THE passenger profile on the flight to Kabul from Dubai was indicative of the situation on the ground. Of Safi Air Fl.4Q 204's 130 seats, about 70 percent of the passengers looked like they were Americans with jobs in the private security industry, working for companies like Blackwater or DynCorp. You know, crew-cut guys with big necks sporting wrap-around sunglasses and hands with thick fingers that look like they were made to use heavy tools.
The rest of the passengers looked like aid workers or diplomats. Only a handful of Afghans were on board.
Kabul has a new airport, so arrival was reasonably pleasant. A robust air-conditioning system kept the 40-degree centigrade heat outside at bay.
To keep potential terrorists at bay, the entire parking lot in front of the airport is kept empty. No private car or taxi pick-ups are allowed. Passengers have to walk 200 metres, beyond a cement blast wall, and then find transport.
Everybody I talked to before arriving in Kabul said to make sure to arrange a secure airport pick-up. One former resident put it this way: "You don't want to get kidnapped, dragged off to some remote spot and sodomised on your first day." Veterans of the Afghan scene are known to be fans of black humor.
Fortunately my old friend, British photographer Tim Page, is in Kabul, and even with his inability to use email or SMS, he managed to be at the airport waiting for me, arms flailing, with a big hug, gushing, "Doctor, it's so good to see you."
As we left the airport, Page welcomed me by saying, "This road into town is called IED alley. And see that car without any plates? That's a narco warlord; they run the place."
Page has secured a three-month gig with the UN Assistance Mission in Afghanistan (UNAMA) to train Afghan photographers. He has been given the title UNAMA Photographic Peace Ambassador, and even Page has been constantly marveling at how, after living for four decades as a semi-gonzo snapper and published storyteller, he has managed to obtain the rank of ambassador at the ripe old age of 65.
I didn't take long driving into the city to realise that Kabul is a mess. The tranquil city with around 600,000 residents I visited back in 1972 is gone. In its place is a throbbing, dusty, ramshackle urban sprawl with over 3 million people scrambling to survive. I've never seen so many people living in or working out of beat-up shipping containers.
Thirty years of war, invasion, regime change, Taliban indifference, warlord shoot-outs and ongoing insurgency have shaken this city to its core.
All government ministries, embassies and military installations are heavily guarded. Key buildings are surrounded with 4-meter-tall cement blast walls. On many streets you find yourself driving down concrete canyons with no idea which institution is behind the walls.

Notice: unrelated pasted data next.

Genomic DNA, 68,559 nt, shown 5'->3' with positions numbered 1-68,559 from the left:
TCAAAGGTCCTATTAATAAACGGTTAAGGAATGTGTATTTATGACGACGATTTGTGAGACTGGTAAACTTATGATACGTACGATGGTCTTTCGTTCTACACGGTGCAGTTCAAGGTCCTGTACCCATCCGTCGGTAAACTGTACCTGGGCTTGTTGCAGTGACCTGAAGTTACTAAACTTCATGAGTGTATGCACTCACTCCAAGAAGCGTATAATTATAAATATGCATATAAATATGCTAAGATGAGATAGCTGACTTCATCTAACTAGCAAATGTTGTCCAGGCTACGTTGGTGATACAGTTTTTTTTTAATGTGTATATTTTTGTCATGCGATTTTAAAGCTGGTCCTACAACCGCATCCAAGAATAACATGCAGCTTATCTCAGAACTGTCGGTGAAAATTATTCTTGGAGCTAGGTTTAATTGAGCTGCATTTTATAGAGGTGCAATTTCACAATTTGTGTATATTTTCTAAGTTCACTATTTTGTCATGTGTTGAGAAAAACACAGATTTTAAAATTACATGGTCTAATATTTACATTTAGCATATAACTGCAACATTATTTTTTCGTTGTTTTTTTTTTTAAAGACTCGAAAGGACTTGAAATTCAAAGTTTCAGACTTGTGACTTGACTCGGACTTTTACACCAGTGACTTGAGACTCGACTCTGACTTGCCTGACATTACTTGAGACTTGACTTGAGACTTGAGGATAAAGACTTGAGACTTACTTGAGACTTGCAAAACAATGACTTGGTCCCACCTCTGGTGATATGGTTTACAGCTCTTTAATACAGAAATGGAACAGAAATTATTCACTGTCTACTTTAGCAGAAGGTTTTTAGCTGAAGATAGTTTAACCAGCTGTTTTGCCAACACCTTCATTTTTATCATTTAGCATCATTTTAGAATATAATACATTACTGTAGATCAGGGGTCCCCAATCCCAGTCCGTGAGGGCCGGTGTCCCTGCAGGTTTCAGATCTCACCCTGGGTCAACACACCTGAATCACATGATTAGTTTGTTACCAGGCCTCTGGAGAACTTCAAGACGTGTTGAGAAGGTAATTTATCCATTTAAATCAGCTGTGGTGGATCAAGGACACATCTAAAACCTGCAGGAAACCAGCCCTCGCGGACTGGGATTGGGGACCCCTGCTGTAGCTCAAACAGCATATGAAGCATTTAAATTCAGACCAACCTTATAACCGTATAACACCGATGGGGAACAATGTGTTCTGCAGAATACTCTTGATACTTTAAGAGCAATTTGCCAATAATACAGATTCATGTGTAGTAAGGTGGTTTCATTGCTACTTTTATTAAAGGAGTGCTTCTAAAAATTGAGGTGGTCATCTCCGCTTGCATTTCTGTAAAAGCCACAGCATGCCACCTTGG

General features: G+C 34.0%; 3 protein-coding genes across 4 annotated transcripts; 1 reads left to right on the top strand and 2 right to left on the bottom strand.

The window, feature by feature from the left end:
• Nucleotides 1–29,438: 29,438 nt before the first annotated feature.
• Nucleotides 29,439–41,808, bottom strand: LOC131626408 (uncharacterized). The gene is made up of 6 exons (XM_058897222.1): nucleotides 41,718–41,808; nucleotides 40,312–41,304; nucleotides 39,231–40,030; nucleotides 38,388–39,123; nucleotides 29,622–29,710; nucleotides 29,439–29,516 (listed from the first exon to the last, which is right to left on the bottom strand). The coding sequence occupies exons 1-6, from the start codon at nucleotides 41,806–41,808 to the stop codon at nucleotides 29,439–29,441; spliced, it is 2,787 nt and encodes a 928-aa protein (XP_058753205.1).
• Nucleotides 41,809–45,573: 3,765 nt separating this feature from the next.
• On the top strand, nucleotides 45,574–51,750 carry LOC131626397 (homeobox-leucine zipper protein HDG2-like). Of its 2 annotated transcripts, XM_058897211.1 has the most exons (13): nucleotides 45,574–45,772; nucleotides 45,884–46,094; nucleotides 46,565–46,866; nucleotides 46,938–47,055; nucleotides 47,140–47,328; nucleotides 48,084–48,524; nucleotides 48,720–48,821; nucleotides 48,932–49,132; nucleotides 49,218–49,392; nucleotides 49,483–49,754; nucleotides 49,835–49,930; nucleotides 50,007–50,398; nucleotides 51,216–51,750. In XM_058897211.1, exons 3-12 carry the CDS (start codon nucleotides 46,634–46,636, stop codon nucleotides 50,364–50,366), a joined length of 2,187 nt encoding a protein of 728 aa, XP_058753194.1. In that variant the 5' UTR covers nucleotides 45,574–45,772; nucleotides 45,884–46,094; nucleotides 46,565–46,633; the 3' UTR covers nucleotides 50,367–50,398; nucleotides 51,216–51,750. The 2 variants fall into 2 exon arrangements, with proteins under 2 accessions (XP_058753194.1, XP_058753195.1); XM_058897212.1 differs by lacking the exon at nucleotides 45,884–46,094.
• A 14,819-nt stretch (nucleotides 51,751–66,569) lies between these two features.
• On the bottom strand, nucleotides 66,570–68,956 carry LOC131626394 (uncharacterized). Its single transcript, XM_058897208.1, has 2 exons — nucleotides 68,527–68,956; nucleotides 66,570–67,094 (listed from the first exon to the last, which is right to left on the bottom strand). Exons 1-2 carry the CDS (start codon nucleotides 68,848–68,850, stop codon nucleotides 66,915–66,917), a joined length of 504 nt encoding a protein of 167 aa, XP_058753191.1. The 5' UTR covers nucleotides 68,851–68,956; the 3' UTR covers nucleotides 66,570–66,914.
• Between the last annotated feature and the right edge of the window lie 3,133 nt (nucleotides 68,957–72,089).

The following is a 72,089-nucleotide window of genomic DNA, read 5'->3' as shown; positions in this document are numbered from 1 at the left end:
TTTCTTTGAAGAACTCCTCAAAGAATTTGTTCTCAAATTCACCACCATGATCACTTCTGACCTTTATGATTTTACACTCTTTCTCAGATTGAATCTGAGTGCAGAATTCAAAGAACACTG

Heavily armed cops, Afghan soldiers, NATO troops and private security forces are guarding intersections, checkpoints and buildings all over town. Convoys of pickup trucks with machine guns or more serious-looking Humvees are on the move regularly.
National elections take place in two days, and the Taliban say they will do whatever they can to disrupt them. By Thursday night on August 20 the world will know whether Afghans turned out to vote in the face of serious intimidation. Sadly, for the moment the Taliban's terror tactics seem to be having an impact.
Last Saturday a suicide bomber blew himself up outside NATO headquarters at 8:30am, killing seven and wounding over 90. The blast, which rattled the entire city, took place at the gate where I was supposed to pick up my press pass at 9:30am. Needless to say, this did not happen.
This morning - Tuesday - two rockets fired from surrounding mountains landed in the Presidential Palace at 7am. The explosions woke me, and I thought, "Oh, only small stuff," and went back to sleep. No casualties were reported.
At noon a suicide car bomber rammed a NATO convoy several kilometres outside of town, killing seven and wounding over 50. I learned about that attack sitting inside my hotel from many of the 65 channels on the in-house cable satellite TV system.
Though the Taliban said the target was foreign soldiers, it was, once again, mostly Afghan civilians who were injured or killed.
A brief scan of a recent NGO security report lists 70 incidents nationwide over a two-day period. Most of these are either IED explosions or armed confrontations between the Taliban and Afghan/NATO forces.
Nonessential NGO personnel have been encouraged to leave the country, always a reassuring sign for their local counterparts.
The Taliban have said they will cut off the finger of anyone they find with the purple ink stain of a voter on the first digit. The ink is supposed to last more than a week.
The elections in Afghanistan mean a lot, for the people here and for a US$4 billion-a-month international effort to help the country let its people have their say in who governs the nation.
None of the potential winners carry a magic wand. There are more troubled days ahead for this pained corner of the planet.